youth hunting tips introducing youth hunting | Raised Hunting

The same five tips hold true for youth bowhunting. More importantly with youth bowhunting is finding the right kids bow that your child can manage to hold comfortably and be able to draw successfully. Find a youth bow that has an adjustable draw length and weight. This will allow the bow to grow with your child from practicing to hunting without having to purchase another new bow as they grow.  Finally, as with introducing kids to gun shooting, make bow shooting fun for kids. This will keep them engaged and hungry for more time on the range.

Youth shooting at the range should encompass every aspect of the activity. In addition to the fundamentals and actually shooting, do not forget to explain the rules of the shooting range and range etiquette. This is important, not only for safety but to be courteous of others shooting.

Safely Teaching Youth Hunters to Shoot

Absent from the tips above is safety. It was not left out because it is not important. On the contrary, it is so important that it requires its own section. Teaching children gun safety is the number one priority when shooting. There is too much at stake to be careless with safety when it comes to kids shooting a gun or a bow. Even more important is to teach the right safety procedures to youth hunters from day one.

First, always keep the barrel of the firearm in a safe direction at all times. Never point a weapon at anything other than a target or game you are hunting. Second, treat every gun as if it were loaded. Do not take for granted a firearm is unloaded and additionally keep guns unloaded until you are ready to use it. Third, be sure of your target while shooting. You must always know your surroundings. Know what is in front of, behind and around your target. Fourth, keep your finger away from the trigger until you are certain you are ready to fire the weapon.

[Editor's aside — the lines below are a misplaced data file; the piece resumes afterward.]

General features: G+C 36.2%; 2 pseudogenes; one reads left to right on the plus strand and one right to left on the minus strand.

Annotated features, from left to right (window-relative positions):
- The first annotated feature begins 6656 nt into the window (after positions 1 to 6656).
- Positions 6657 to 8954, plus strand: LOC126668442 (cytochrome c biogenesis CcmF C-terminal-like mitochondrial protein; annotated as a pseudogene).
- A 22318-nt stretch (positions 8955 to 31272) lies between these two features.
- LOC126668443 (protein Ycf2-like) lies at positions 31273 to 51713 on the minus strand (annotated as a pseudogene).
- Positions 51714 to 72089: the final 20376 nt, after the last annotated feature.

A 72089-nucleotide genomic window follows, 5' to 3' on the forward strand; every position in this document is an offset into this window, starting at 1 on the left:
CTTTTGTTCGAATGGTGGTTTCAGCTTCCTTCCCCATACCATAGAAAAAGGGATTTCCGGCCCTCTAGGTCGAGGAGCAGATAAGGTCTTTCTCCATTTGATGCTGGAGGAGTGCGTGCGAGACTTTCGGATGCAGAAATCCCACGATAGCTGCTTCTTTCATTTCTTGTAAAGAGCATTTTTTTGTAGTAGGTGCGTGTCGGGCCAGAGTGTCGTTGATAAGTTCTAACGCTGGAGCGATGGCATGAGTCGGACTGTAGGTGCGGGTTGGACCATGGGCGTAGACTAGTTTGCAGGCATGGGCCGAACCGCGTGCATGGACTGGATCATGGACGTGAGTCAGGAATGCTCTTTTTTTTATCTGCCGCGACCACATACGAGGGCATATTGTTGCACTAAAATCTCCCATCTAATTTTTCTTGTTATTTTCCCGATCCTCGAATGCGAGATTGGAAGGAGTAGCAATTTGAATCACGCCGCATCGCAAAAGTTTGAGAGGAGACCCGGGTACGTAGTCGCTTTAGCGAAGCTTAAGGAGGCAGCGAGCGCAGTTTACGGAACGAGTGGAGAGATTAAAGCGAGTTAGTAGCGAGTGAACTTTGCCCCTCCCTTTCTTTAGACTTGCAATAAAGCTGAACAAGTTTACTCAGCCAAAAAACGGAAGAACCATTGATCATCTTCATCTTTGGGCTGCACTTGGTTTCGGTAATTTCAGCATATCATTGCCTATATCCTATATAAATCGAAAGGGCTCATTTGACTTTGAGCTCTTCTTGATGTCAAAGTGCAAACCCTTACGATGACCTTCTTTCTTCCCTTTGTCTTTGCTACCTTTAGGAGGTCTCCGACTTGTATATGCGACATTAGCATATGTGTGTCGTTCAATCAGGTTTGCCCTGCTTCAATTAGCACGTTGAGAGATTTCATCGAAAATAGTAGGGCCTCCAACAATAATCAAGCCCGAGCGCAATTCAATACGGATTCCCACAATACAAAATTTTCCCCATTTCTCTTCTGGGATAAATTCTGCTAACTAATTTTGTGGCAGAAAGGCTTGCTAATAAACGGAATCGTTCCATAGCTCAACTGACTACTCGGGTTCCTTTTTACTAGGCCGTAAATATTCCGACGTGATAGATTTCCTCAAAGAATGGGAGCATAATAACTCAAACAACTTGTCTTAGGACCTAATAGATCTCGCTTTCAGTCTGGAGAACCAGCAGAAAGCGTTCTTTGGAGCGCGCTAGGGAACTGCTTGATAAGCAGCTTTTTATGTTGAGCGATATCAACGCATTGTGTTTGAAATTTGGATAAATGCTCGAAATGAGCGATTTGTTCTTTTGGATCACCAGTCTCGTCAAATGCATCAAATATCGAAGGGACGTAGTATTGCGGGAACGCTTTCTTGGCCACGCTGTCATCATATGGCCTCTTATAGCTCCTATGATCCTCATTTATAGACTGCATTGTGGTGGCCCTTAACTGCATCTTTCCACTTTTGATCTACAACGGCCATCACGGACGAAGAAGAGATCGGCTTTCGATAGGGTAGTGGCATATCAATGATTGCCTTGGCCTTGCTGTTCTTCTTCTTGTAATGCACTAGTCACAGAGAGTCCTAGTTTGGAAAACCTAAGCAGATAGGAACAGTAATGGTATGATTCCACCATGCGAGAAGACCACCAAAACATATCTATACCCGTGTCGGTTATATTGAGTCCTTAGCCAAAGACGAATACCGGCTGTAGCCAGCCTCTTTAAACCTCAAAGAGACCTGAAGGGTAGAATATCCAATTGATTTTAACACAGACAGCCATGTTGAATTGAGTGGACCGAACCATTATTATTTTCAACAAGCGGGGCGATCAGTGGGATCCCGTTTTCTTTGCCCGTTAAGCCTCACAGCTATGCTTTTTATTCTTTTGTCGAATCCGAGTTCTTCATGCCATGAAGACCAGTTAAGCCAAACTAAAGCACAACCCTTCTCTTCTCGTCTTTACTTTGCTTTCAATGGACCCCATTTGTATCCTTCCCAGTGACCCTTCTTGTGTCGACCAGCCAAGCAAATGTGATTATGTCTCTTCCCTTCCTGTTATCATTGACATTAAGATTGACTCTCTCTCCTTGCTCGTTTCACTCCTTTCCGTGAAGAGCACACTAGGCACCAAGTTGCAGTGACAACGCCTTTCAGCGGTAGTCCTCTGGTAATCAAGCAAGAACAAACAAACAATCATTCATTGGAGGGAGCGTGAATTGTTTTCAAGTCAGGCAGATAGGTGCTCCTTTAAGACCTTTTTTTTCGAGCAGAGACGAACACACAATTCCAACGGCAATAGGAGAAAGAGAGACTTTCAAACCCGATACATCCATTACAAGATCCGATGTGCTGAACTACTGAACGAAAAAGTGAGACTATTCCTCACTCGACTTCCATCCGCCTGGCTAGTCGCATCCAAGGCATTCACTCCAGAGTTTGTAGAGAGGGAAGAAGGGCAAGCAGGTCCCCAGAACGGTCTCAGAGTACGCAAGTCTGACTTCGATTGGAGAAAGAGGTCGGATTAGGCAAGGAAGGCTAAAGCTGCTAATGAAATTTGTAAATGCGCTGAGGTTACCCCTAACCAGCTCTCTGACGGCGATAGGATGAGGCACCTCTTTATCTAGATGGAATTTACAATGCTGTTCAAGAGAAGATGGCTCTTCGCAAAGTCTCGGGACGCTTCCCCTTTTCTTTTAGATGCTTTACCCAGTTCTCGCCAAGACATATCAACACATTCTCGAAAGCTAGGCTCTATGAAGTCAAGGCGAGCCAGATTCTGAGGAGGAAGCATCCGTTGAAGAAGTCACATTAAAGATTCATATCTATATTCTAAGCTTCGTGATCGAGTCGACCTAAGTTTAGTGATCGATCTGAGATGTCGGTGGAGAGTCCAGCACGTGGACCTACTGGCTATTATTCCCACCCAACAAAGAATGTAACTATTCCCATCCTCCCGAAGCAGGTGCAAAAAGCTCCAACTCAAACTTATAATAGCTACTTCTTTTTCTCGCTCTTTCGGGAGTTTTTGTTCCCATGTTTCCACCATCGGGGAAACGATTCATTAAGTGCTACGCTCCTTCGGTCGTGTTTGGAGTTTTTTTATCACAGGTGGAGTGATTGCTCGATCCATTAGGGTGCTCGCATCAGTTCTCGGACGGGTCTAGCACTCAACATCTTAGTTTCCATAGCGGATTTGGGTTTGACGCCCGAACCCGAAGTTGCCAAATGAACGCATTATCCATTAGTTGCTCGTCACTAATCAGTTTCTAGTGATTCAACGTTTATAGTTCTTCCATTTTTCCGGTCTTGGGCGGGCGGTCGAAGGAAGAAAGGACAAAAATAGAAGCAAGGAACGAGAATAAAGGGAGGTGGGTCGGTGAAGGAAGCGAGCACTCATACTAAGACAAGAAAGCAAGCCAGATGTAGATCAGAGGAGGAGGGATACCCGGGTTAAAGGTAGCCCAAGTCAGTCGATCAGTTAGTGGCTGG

Safety with the firearm itself is important, but so is safety when it comes to shooting. Always wear ear protection and safety glasses when on the range. Be aware of your surroundings at all times because you cannot be sure those around you shooting are practicing the same safety measures you are.

Youth Shooting Opportunities

As you build confidence and the skills needed to be a successful young shooter, there are additional ways to get more opportunities at the range. Check with your local sportsmen club for youth shooting days or classes. Some gun clubs even hold youth shooting leagues in air rifle and .22 Look into youth shooting opportunities with your county or state 4H. Frequently 4H will host shooting camps or demonstrations for young hunters. For those starting to shoot archery, most outdoor summer camps typically offer archery shooting at some level. Specialized youth summer camps like the Raised at Full Draw Bowhunting Camps go into great detail not only on proper shooting techniques and safety but also bowhunting skills that help young outdoors people excel at the sport.

To sum up, make shooting as fun as possible for youth hunters. Take time introducing youth hunters to shooting. Explain the fundamentals and demonstrate the proper way to handle and shoot a firearm. Address safety in a deliberate and serious manner. If we teach our children to respect shooting at a young age, they will carry that respect for firearms throughout their youth hunting and into adulthood.

bowhunting education strategies for summertime | Raised Hunting

Bowhunting Education Strategies for Summertime

Increasing Your Bowhunting Education during the Off-season